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for the stu­dio, said even though pole fit­ness doesn’t al­ways click as some­thing men can do, there’s an en­tire male divi­sion in pole and ac­ro­bat­ics com­pe­ti­tions, and most of the pole pro­fes­sion­als with Cirque du Soleil are men.

“You’re go­ing to work dif­fer­ent mus­cles in dif­fer­ent ways once you start to ma­nip­u­late your body in dif­fer­ent ways around a pole,” Draper said.

Dance 411 of­fers both Pole Fit drop-in classes, where peo­ple pay per class, as well as 10-week se­ries that works up from the be­gin­ner level all the way to Ph.D. and cul­mi­nates in a show for fam­ily and friends.

“By the end of level six you’ll be do­ing some ae­rial tricks and it’s a lot of flex­i­bil­ity work­ing,” Tay­lor said. “For drop-in classes, you’ll learn a few tricks, we’ll warm you up and you learn a dance rou­tine to take home.”

Drop-in Pole Fit classes are of­fered at 6 p.m. Tues­days and 10 a.m. Satur­days this month at Dance 411. Ad­di­tional pole classes and se­ries sign-ups are also avail­able. For the most up-to-date regis­tra­tion and price in­for­ma­tion, visit www.dance411s­tu­

Get fit to fly

For those who re­solve to take their 2017 fit­ness goals to a new height, ae­rial classes are of­fered at sev­eral At­lanta lo­cales. At In­spire Ae­rial Arts in the Am­s­ter­dam Walk shop­ping cen­ter, as­pir­ing Peter Pans can fly high on fab­ric, rope and hoops while chal­leng­ing their en­tire body.

“It’s a type of fit­ness that com­bines dance, gym­nas­tics, some yoga-type stuff and of course, lots of pretty fab­rics,” owner Kim­berly Sende said. “Ae­rial is the thing that con­sis­tently chal­lenged me and al­ways kept me want­ing more, but at the same time kind of tricked me into be­ing in shape so I didn’t feel like, ‘Oh God I have to do 10 more reps of this’ and ‘Oh my God now I have to work on legs.’ I could just go and spin and twirl.”

A typ­i­cal ae­rial class be­gins on the floor with arm and leg warm-ups, fol­lowed by som­er­saults. That’s a pose where ae­rial artists wrap their arms in the fab­ric hang­ing from the ceil­ing and flip back and forth, Sende said.

In­spire Ae­rial Arts of­fers classes for kids from 7 to, well, an undis­closed age — the old­est class mem­ber right now is in her 60s. For the first few vis­its, artists take hammock classes, where they learn dif­fer­ent poses with the fab­ric tied in a knot, al­low­ing them­selves to build strength to sup­port their body weight over time.

“Then we’ve got fab­rics classes, which is the stuff where you have two sep­a­rate pieces of fab­ric and you learn how to climb and you learn how to spin and drop from the air,” Sende said. “We’ve got ae­rial rope classes which is kind of like the gym rope that most peo­ple had in high school … We’ve got ae­rial hoop classes, which is a big round metal hoop that you make shapes in and you can climb on top of it or be be­low it.”

Ian Cias of At­lanta be­gan classes last year, shortly be­fore his 50th birth­day. He said not only did ae­rial arts help him over­come his fear of heights, it changed his body com­pletely.

“Noth­ing, and I’ve been work­ing out in the gym for years, has ever got­ten my body this fit as this has, be­cause it works ev­ery­thing and all at once,” Cias said. “It’s not just one thing like at the gym where you con­cen­trate on one thing. Here, you use ev­ery part of your body for silks.”

His fa­vorite poses in­clude one where the artist holds the silks open and flips up­side down, end­ing up look­ing like a but­ter­fly, and the Iron T, a pose where only the arms are wrapped in the fab­ric, hold­ing the body in a “T” shape over open air.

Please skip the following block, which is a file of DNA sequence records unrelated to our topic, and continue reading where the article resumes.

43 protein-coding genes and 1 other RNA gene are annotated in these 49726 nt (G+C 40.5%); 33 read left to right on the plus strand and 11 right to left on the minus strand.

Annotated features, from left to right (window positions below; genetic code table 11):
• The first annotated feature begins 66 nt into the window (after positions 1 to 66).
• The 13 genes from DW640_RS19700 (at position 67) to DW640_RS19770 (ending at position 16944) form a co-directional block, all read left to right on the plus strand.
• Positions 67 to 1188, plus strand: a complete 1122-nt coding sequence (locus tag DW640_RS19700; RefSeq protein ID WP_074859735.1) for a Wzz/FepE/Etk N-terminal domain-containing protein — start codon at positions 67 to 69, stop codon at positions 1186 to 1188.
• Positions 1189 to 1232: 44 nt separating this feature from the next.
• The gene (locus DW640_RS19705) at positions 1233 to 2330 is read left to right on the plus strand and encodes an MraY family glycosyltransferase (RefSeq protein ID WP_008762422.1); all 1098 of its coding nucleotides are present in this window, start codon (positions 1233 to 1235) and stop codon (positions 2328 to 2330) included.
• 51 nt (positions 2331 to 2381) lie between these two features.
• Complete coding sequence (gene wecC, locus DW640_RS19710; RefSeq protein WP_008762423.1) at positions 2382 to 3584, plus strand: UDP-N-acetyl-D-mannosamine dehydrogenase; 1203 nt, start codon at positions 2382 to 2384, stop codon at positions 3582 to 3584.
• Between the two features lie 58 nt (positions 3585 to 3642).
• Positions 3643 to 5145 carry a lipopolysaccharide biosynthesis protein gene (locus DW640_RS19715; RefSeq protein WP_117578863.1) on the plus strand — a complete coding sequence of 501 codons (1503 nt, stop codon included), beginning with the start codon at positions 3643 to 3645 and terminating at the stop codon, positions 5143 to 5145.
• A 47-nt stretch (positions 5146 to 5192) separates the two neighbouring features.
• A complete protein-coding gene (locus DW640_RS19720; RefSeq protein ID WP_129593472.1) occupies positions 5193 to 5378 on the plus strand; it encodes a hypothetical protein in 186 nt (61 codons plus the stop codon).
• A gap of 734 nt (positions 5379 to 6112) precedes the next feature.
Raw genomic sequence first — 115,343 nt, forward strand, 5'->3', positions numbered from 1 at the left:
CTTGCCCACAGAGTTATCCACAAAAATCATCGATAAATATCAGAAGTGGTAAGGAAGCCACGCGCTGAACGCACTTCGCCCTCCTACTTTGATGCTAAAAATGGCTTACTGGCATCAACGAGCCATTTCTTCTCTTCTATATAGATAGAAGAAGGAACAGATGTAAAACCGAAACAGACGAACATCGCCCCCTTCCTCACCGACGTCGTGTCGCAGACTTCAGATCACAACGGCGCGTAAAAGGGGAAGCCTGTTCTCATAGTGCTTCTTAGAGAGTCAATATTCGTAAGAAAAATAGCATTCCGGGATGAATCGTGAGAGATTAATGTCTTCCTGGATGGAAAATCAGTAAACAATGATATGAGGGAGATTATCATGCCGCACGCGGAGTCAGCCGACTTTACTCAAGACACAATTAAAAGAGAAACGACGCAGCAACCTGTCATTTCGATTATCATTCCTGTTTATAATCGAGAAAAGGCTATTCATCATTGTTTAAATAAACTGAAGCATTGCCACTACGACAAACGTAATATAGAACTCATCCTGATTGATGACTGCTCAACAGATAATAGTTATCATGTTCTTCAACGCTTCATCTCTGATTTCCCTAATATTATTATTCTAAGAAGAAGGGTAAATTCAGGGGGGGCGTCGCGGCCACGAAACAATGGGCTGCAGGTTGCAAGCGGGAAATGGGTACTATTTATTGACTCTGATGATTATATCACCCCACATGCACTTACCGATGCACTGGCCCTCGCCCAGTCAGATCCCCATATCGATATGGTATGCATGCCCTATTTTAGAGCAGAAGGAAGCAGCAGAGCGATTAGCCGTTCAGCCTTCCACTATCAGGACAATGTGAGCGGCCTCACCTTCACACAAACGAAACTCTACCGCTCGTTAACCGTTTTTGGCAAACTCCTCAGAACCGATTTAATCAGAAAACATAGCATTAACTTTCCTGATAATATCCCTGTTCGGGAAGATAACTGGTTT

T Mae­hi­gashi of Tucker, an­other In­spire stu­dent, works al­most ex­clu­sively on rope.

“Rope is more dy­namic move­ment,” he said. “Silk is more, you look pretty and you look Top left: Kim­berly Sende, owner of In­spire Ae­rial Arts in At­lanta, grace­fully de­scends from one of the col­or­ful fab­rics in her stu­dio. Above: Sende works with stu­dent T Mae­hi­gashi of Tucker on proper rope po­si­tion dur­ing a work­out. Her stu­dio of­fers classes on rope, fab­rics and hoops. (Photos by Rob Boeger) grace­ful, and I can’t do any­thing look­ing grace­ful at all like the way the fe­male body moves. So rope, you can do swing and more dy­namic looks. That’s prob­a­bly more suited for me.”

He said ae­rial pro­vides a chal­leng­ing work­out be­cause in­stead of rep­e­ti­tions, the whole body is en­gaged at once, at­tempt­ing to nail a move the way an in­struc­tor showed it.

“When you ac­com­plish some move that you thought you’d never be able to, for in­stance the in­vert [an up­side-down pose], that’s a great feel­ing and you want to move onto the next move,” Mae­hi­gashi said. “When you have some cer­tain ob­vi­ous goal … ev­ery time you try to do that you are work­ing out a lot of mus­cles where you never knew you had.”

Sende said there’s no par­tic­u­lar level of fit­ness one must have to start ae­rial classes. All that’s needed is will­ing­ness.

“De­pend­ing on how fit you are, things may or may not be more dif­fi­cult for you, but there’s al­ways some­thing you can do,” Sende said. “Our fab­ric will hold 2,200 pounds. The be­gin­ner classes don’t re­ally re­quire that you hold your­self up in the air, but you have to be will­ing to try.”

And for those who think ae­rial is “too girly” for them?

“I’m bust­ing my ass ev­ery time I come up here,” Mae­hi­gashi said. “If they think this is girly, you come up and climb that.”

In­spire Ae­rial Arts of­fers both drop-in classes and pri­vate les­sons for ae­rial fab­rics, hoop and rope through­out the week. For the most up-to­date regis­tra­tion and pric­ing in­for­ma­tion, visit­spireaeri­

Jan­uary 6, 2017

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